Venison sausage

Discussion in 'Health & Fitness' started by sculptor, Nov 14, 2018.

  1. sculptor Valued Senior Member

    I thought that this year, I'd make my own venison sausage, then hang and smoke it.
    Have any of you done this?
    Do you have a favorite recipe?

    ratios of venison to beef or pork and/or lard or fat?
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  3. sweetpea Valued Senior Member

    Why the mix with beef or pork? why not just venison? I have not eaten much venison, and so to me venison is kind of a treat, so mixing it with other meats seems funny. Is it a question of bulking out the little venison you may have?
    Last edited by a moderator: Nov 14, 2018
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  5. Jeeves Valued Senior Member

    It's too lean: the sausages would be hard and dry.
    I'd probably cut up and pre-soak the venison in pickle brine or 3% vinegar solution in the cold for a few days before grinding, then use about 1/3 coarsely ground fatty pork. (not beef or mutton - too similar; chicken or turkey might work, if you wanted it lighter, plus maybe some bacon. ) Parsley, sage, marjoram and/or thyme (not rosemary), salt and pepper, paprika and/or chili if you like some heat.
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  7. spidergoat Liddle' Dick Tater Valued Senior Member

    No one really eats deer fat. It's different from the fat of other animals.
  8. iceaura Valued Senior Member

    The people around me say if you use lead bullets, be very conservative about the damaged meat ground for sausage - anything anywhere near bullet damage should be tossed. Apparently lead residue spreads much farther than most suspect.
  9. sweetpea Valued Senior Member

    I'm really sweetpea. lost my password and so came back as fiscake23 until JamesR sorted it out.
    I never knew that. That's probably what Spider is taking about in post#4 by not using deer fat.
    After adding all those herbs and spices are you really tasting the deer? You make me seem like a boring eater. Oh deer
  10. Jeeves Valued Senior Member

    Sausage is a whole 'nother medium. It's usually spiced.
    And, yes, all food can be prepared in a variety of ways; if you prefer a plain slab'o'meat, fine; someone else might like to gussy it up.
    BTW, it looks like there's some flecks of flavouring in those fishcakes and parsley on your boiled spuds.
  11. parmalee peripatetic artisan Valued Senior Member

    I've always wondered about this. I haven't eaten meat in ~35 years, and, consequently, do not recall the taste of any of it. I recall the scents, of course, and, to a lesser degree, the textures. But even when I did eat meat as a young'n, the range was quite limited.

    Anyways, some time ago I saw an episode of one of those reality tv cooking competition shows--I think it was Gordon Ramsey's "Hell's Kitchen"--and the dude (Ramsey?) had the competitors taste from five or six dishes and determine precisely what was off about them. Turned out, they were all made with meat approximations, but everything elsewas done correctly; yet, not a single competitor was able to determine this.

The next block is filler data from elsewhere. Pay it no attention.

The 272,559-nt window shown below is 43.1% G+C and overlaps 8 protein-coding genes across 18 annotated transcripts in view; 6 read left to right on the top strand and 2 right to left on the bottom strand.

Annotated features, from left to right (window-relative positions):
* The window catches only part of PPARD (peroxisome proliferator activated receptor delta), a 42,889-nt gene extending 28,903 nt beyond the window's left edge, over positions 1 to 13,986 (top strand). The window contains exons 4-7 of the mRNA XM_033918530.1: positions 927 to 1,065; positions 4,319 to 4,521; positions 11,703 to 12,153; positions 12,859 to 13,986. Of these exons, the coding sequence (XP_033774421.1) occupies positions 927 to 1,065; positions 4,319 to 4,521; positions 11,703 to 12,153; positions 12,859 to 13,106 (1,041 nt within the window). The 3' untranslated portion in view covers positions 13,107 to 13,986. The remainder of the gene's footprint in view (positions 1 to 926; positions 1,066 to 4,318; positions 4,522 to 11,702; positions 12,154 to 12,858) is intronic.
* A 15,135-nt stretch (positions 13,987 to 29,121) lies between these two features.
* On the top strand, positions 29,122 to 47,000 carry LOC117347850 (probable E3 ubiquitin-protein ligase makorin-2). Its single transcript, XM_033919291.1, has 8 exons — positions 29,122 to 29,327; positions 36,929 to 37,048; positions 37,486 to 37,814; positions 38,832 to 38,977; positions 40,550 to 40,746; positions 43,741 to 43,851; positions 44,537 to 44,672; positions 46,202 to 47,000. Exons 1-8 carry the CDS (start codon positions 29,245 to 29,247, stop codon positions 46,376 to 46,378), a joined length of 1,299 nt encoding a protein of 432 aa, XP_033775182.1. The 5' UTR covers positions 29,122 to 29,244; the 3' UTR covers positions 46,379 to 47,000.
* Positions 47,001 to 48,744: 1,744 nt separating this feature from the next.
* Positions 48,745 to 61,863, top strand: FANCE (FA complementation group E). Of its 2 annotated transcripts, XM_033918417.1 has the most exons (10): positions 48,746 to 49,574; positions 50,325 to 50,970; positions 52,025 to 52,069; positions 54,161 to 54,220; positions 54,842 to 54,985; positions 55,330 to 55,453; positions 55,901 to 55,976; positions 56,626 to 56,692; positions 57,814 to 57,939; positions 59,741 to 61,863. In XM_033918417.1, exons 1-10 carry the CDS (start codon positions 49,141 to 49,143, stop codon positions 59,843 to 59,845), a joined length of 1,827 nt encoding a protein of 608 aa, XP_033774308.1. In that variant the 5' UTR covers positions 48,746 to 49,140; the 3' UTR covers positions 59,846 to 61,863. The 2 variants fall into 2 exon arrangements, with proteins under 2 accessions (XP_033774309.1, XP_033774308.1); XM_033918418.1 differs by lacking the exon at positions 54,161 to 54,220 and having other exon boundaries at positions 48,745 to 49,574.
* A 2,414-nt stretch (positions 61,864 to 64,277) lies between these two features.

Does that seem weird? They may well all have been idjits, but they had a passion for cooking and for food, none the less.
  12. Jeeves Valued Senior Member

    They also tend to have quite discerning palates, those competitors.
    But there are a great variety of meats and ways of preparing each, including a lot of different seasoning, and everybody is more or less constrained by their own imagination. It probably wouldn't even occur to them that Ramsey would leave the meat out.
    Actually, I've noticed his occasional nod to vegetarians (one of us won the Masterchef contest recently) which I suppose is a sign of the times.
    Plus, the meat "approximations" are getting better. Of course, pretty soon, they won't be needed at all, because real, cruelty-free meat will be produced in economically viable quantity.

    PS - You're the first other poster who uses the word 'idjit'. Cheers!
  13. iceaura Valued Senior Member

    Venison varies a lot depending on where it's from.
    There's a local guy hunts does and yearlings from oak savannah borders only, mixes the fat in with pounded blueberries for his sausage, smokes it from there. Acquired taste, apparently - but some like it.
  14. parmalee peripatetic artisan Valued Senior Member

  15. parmalee peripatetic artisan Valued Senior Member

    There is at least one place in NY <<< and one in SF <<< serving lab grown meats. I believe they are both rather pricey, at present. As for facsimiles, I've eaten at a number of Chinese establishments (NY, Boston, Vancouver, and elsewhere) that served pretty impressive "fake meat" dishes--and they're convincing, or so I've been told.

    I suspect in some instances that texture presents a far bigger challenge than does flavor. Somehow, I still recall the experience of eating some kind of jerky as child, but all of the vegan/vegetarian jerkies I've tried seem quite removed; honestly, dehydrated mangos come closer. As I remember it, eating jerky was somewhat like chewing on an old leather shoe. Not sure why that "toughness" poses such a challenge.

    (The entire film is on Les Blank's website--here <<<.)
  16. parmalee peripatetic artisan Valued Senior Member

    Addendum to above: